Is Your Competitive Philosophy Building or Killing Your Culture?

Is Your Competitive Philosophy Building or Killing Your Culture?

Welcome to CFO.University’s transcript of Erik Gillam’s CFO Ed Talk, “Is Your Competitive Philosophy Building or Killing Your Culture?”. In his CFO Ed Talk Erik shares how to build a team culture that is happier and less stressed, leading to increased productivity and profit.

​Enjoy. Learn. Engage.


​Think about the last time you were really stressed out or discontent. How did it make you feel? I know when I get that way, my palms get sweaty, my stomach goes in knots and I feel almost paralyzed. The last thing I’m thinking about is how productive I am at work or the next big thing that’s going to help change my company. So, I can give you statistics about how happier employees or less stressed out employees are going to make your company more profitable. But you probably already know that. That’s common sense. So, how do you develop an environment with your team that increases happiness and decreases stress and discontent? I was struggling with this question a couple years ago when I decided to do an activity. This activity involved me. Every night before bed, I would write in my journal. I’d write about what happened during the day, if I had any stress and if I did have stress, what caused the stress. Six months into the project, I decided to stop and look back through my journals. The main theme that I took from this activity was that I was really stressed out in situations where I had a perceived lack of control. Let me give you an example. It’s promotion time, so and so may get promoted and I might not get promoted. I don’t have any control over so and sos performance. I don’t have any control over the promotion cycle. All I have control of is my abilities. Nonetheless, it was stressing me out. I dug deeper and came up with two core catalysts for what caused these feelings - Competition and Subjective Self-View.

​Competition and Subjective Self-View

Is Your Competitive Philosophy Building or Killing Your Culture?

Competition is baked into our DNA through millions of years of evolution. We’ve been competing for food, shelter and resources for generations. It’s even alive in the culture that we have today. We compete in athletics, academics, to get into the right school, to get the right job and to get the right spouse. Here’s an example of competition in a place where I didn’t even think about it happening. I’m driving on the freeway, during rush hour and I’m in the middle lane. All of a sudden the lane to the right of me starts moving faster. So, I switch lanes. That white car that was in front of me is now my competition. I don’t know why. I don’t know this person. But as my lane goes ahead, I feel better about myself. As my lane stops, the middle lane goes and he passes me, I feel terrible. What have I done? How did I make this choice? Why is that my default?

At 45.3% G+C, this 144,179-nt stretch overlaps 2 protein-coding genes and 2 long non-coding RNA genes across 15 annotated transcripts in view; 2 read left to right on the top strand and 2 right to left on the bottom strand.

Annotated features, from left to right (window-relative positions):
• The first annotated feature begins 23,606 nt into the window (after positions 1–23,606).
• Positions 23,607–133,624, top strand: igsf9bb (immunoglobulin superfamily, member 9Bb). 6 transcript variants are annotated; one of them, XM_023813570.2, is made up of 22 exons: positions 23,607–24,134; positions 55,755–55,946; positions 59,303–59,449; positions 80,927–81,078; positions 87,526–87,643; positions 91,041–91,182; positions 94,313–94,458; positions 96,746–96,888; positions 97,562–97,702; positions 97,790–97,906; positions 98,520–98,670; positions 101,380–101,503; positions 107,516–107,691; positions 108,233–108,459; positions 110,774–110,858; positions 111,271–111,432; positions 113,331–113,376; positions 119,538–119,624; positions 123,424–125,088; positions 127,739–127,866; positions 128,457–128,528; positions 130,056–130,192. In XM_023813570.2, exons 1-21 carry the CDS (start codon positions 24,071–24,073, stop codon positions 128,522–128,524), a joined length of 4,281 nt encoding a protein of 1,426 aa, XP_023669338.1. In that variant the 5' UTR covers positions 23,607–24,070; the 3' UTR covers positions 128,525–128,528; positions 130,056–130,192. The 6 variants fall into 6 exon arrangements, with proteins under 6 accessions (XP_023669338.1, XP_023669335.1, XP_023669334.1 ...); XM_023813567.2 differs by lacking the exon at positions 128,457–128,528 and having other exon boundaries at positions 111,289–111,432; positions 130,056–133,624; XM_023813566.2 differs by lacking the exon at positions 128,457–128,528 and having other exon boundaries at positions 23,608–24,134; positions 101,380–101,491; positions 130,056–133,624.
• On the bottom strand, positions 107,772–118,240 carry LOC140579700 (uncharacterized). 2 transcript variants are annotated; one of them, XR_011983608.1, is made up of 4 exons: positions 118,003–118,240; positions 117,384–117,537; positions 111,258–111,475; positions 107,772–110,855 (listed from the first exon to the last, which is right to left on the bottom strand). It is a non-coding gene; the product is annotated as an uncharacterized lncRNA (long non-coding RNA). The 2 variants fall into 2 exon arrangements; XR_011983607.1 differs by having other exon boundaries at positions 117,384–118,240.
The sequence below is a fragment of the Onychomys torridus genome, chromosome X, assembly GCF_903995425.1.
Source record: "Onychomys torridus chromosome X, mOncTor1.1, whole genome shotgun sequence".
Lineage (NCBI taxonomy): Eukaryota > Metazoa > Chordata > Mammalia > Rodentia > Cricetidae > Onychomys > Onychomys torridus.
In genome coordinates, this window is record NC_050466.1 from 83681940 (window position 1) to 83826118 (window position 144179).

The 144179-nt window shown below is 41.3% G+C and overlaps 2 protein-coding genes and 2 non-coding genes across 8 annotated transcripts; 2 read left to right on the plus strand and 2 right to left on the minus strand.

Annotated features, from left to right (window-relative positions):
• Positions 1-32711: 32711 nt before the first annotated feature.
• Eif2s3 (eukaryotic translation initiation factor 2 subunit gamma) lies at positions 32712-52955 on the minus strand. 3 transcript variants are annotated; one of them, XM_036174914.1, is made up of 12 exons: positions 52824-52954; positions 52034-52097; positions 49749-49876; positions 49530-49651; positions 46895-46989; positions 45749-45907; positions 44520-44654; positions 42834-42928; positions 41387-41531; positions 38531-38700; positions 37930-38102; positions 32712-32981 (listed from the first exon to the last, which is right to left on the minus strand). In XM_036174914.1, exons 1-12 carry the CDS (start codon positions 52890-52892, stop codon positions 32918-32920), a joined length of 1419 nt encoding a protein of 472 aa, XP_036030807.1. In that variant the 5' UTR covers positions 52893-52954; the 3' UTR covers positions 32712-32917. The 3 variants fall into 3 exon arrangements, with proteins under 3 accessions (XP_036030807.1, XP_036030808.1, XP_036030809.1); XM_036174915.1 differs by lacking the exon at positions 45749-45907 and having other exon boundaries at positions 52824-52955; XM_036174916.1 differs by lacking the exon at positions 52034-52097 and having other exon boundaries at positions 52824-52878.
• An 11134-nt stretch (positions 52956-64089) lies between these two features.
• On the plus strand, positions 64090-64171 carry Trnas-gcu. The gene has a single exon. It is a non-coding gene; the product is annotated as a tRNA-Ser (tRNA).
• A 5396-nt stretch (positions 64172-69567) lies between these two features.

​Subjective Self-View - The way we look at everything in the world, including ourselves, goes through the lens of the things and the actions that we’ve had throughout our life. One thing that’s natural with everybody is making what we are best most important to us and what we are worse at the least important. I’m going to paraphrase the Bible a little bit, but I think it brings out my point. The Bible says, “Treat others the way you want to be treated”. Must I think so highly of myself that the best thing I can do for anybody is to treat them the way that I treat myself? I will go back to driving for my next example. You’re driving down the highway and you come up behind somebody who’s going five or 10 miles an hour slower than you are. What is this person doing on the road? How do they have a license? What are they thinking? On the other hand, if somebody flies by going 10 or 15 miles an hour faster than you are. This is a crazy person! They’re going to get somebody killed. I should call the cops. I hope they get pulled over. But you, every time you’re driving, you’re always going the right speed. Whether you’re late for a meeting and you’re trying to push it or you’re right on time and taking it easy. It’s all subjective. Competition together with this subjective view of oneself is a recipe for stress and discontent.